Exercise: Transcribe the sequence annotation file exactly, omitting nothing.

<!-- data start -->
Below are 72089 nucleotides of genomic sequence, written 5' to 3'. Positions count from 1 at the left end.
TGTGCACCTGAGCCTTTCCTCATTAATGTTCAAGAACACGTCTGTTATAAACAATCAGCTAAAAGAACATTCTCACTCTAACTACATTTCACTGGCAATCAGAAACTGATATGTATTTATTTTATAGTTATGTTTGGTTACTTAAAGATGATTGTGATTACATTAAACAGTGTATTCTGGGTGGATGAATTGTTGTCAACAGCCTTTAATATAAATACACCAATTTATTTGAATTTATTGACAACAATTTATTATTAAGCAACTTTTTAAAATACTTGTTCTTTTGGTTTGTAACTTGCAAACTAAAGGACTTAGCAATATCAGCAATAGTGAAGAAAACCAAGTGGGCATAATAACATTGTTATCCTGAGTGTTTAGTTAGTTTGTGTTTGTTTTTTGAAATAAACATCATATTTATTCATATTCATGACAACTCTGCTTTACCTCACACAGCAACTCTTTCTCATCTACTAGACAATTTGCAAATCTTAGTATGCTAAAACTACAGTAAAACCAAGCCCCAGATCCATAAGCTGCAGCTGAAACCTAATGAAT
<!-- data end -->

Below are 72089 nucleotides of genomic sequence, written 5' to 3'. Positions count from 1 at the left end.
TGTGCACCTGAGCCTTTCCTCATTAATGTTCAAGAACACGTCTGTTATAAACAATCAGCTAAAAGAACATTCTCACTCTAACTACATTTCACTGGCAATCAGAAACTGATATGTATTTATTTTATAGTTATGTTTGGTTACTTAAAGATGATTGTGATTACATTAAACAGTGTATTCTGGGTGGATGAATTGTTGTCAACAGCCTTTAATATAAATACACCAATTTATTTGAATTTATTGACAACAATTTATTATTAAGCAACTTTTTAAAATACTTGTTCTTTTGGTTTGTAACTTGCAAACTAAAGGACTTAGCAATATCAGCAATAGTGAAGAAAACCAAGTGGGCATAATAACATTGTTATCCTGAGTGTTTAGTTAGTTTGTGTTTGTTTTTTGAAATAAACATCATATTTATTCATATTCATGACAACTCTGCTTTACCTCACACAGCAACTCTTTCTCATCTACTAGACAATTTGCAAATCTTAGTATGCTAAAACTACAGTAAAACCAAGCCCCAGATCCATAAGCTGCAGCTGAAACCTAATGAAT